As we traipsed through the sandy coastland, we could hear them again; the surge and fall of eternal rhythms echoing from a distance. The incantations grew louder and within moments we chanced upon women gliding on the shores with pots of beans on their heads. They were then split into two queues while the caretakers walked between them guiding the group to the ocean.
They tumbled across endless miles of barren seascape shredding every element of their mortal being to embrace oneness and divinity. Surrendering to the pulse of their cosmic existence, the entire community encircled the parade and swayed to the wail of hypnotic chants. Not once did they stray off their path; not once did they feel caged by earthbound constraints. Here, every movement was cohesive and every sound had a purpose.
“There’s something about these rituals that brings us together. It is akin to the symphony of our life. Walking from one stretch to another, the shores unite us all in body and spirit. There lies the beauty of such ceremonies where we are not confined by our differences; where we remind one another that we are all a part of the larger family,” said Kumar as we followed the procession.
Amidst wisps of fluffy white clouds, gilding streams of amber and rose swam into sight as the skies shone in dusk. We walked around in a daze towards the roaring coastline. The JCB lay dead and lifeless on the dunes. We crossed paths with a boisterous group of tourists who struck a conversation with Kumar. “You should be thankful to the government for building these roads. You can now enjoy the benefits of connectivity in Dhanushkodi. This will change your lives,” said one of them in an animated tone.
Kumar pondered over what he said for a while. Little did they know that these fishermen would bear the brunt of progress and reckless urbanisation in a few years. “Every decision has a positive and negative outcome. The road will also bring in a tide of indifference towards local communities who have spent an entire lifetime setting up stalls and earning a livelihood alongside the coast. This may also encourage people from neighbouring towns to set up small businesses in the area thereby creating an excessively competitive environment. It may not necessarily transform our lives. We never asked for change and I fear we may not survive it. It seems as if these initiatives are being enforced upon us without taking into consideration the detrimental effect it may have on our ethos,” he said in an almost stern demeanour.
The men shuffled their feet and looked away. They glanced at Kumar occasionally and couldn’t fathom why the community would be perturbed by development. Gradually, they moved forth without uttering a word as Kumar turned to us and said in whispers, “How can someone else decide what’s best for us? We have every right to accede or disapprove of schemes initiated by the government. But will they listen to us? Sometimes, I wonder if our opinions truly matter. All we can do is hope for a better future.”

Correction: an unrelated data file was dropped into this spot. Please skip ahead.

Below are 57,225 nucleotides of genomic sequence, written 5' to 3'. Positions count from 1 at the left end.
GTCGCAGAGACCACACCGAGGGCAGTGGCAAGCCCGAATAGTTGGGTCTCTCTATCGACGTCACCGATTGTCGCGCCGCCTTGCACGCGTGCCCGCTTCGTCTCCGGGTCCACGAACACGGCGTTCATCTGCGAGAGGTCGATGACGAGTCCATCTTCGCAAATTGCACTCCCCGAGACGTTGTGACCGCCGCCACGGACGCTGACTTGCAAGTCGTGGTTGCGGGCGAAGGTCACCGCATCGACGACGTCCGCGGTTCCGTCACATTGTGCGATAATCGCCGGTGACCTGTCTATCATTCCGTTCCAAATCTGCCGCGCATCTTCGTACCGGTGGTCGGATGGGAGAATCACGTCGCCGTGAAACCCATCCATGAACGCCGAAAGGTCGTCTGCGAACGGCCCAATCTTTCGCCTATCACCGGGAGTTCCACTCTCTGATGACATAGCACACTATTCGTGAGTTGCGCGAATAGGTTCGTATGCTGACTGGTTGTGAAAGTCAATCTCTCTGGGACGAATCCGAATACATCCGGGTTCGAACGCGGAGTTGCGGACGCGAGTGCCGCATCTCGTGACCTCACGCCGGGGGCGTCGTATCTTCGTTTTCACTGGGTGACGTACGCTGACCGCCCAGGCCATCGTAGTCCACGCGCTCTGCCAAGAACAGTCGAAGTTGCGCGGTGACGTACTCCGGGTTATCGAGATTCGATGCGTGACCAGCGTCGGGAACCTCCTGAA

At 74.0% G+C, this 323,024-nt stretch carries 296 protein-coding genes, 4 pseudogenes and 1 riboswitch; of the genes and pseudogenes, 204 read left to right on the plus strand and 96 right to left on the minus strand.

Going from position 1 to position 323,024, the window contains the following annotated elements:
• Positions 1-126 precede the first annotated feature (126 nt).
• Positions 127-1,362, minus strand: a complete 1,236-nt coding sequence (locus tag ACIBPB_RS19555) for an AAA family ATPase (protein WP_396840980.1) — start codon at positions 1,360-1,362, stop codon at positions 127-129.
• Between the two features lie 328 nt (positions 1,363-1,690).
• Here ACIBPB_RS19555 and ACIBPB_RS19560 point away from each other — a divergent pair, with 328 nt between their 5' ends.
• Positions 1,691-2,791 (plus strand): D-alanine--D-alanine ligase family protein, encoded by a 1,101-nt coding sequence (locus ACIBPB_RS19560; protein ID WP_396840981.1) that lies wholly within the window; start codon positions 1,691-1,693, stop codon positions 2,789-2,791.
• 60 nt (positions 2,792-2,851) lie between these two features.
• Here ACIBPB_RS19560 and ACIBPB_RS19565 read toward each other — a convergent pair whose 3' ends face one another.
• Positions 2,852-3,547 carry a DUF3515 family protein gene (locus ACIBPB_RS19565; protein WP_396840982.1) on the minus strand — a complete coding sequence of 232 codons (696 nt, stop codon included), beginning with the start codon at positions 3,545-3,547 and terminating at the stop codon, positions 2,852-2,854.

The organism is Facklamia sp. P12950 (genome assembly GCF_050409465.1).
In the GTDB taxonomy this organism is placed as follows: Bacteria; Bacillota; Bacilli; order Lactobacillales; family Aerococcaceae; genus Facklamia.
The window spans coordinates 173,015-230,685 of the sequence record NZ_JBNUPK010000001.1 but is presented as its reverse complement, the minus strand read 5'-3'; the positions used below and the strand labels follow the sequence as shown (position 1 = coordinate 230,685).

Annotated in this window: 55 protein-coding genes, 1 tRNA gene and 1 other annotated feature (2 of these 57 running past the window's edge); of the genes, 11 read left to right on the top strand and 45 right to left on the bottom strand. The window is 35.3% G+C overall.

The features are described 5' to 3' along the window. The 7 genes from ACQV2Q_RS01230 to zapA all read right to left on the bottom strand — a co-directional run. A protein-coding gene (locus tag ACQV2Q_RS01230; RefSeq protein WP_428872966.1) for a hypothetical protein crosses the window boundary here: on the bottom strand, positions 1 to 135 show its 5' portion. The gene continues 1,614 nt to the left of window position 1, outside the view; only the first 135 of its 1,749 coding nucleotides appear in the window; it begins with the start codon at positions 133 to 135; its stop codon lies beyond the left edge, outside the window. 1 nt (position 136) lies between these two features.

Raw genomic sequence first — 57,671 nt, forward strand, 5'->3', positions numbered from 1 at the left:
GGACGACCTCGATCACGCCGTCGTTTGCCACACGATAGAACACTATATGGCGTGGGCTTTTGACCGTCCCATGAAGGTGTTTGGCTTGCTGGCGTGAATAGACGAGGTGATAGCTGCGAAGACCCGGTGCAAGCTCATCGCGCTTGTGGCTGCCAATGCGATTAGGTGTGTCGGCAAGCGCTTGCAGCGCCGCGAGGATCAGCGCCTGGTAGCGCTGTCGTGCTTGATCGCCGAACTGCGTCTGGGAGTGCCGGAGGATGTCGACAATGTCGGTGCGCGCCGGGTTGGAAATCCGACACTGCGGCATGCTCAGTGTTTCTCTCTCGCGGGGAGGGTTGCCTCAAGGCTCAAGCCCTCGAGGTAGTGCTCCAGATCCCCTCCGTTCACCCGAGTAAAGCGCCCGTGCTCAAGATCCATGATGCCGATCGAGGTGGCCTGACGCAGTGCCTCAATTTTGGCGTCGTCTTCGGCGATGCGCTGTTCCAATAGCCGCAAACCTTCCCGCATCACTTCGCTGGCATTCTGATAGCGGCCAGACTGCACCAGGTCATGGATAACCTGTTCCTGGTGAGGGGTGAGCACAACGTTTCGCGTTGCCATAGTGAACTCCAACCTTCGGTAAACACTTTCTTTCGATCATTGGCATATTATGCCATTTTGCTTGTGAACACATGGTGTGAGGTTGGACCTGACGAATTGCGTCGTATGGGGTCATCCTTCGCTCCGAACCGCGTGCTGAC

As the sun went down, we decided to head to Kumar’s house. After dinner, he helped us install our tent and suggested that we take a stroll down the beach. The night shimmered in a starry haze. The winds howled into a raging tempest and dissolved coyly into the waves crashing ashore. In no time, we saw Kumar smirk and point in our direction. We looked for silhouettes in the dark and spotted none. He burst into a fit of giggles upon discovering that we were absolutely clueless of the situation we were in.
He then lowered his hand and lit his torch. Thousands of white ghost crabs ran hither and thither fearing for their lives. “They emerge from the ocean at night. Some look for food and others an adventure. They spend all their time digging tunnels underneath the sandy bed. The eager lot emerge from the holes onto the ground to catch a glimpse of the world above them. While most of these creatures are clueless about the possibilities of a different existence; there too have a few explorers who are driven purely by curiosity. We are not so different after all,” said Kumar as we stood up to leave.
In a distance, perhaps 50 metres away from us, he came upon a freshly dug hole. He ran excitedly towards it and made deeper indentations in the ground to trace the tunnel. In a span of minutes, he caught a huge crab with his bare hands. “This will be our supper tomorrow,” declared Kumar triumphantly.
We soon retreated into our tent. Gazing at the midnight sky, we floated and drifted off into a deep slumber as we longed to sail boundless seas while a sepulchral breeze shuddered through the darkness…
Project ‘Rest of My family‘ is an attempt to connect back, re-discover our relationship with and understand our responsibility towards the larger family that we are a part of — the rest of our human family. Hence, it is titled Rest Of My Family.
Through #RestofMyFamily, we will focus on highlighting social issues and human interest stories, documenting the triumphs of the ordinary man despite all the hardships they face constantly, and help these stories reach a larger audience and wherever necessary extend support to the individuals and communities that we write about. We hope to make a direct impact to the lives of those people we meet and find suffering due to various social issues; to connect the ones who need help to the ones who can help….
Find more about the campaign here: http://igg.me/at/restofmyfamily/x/539502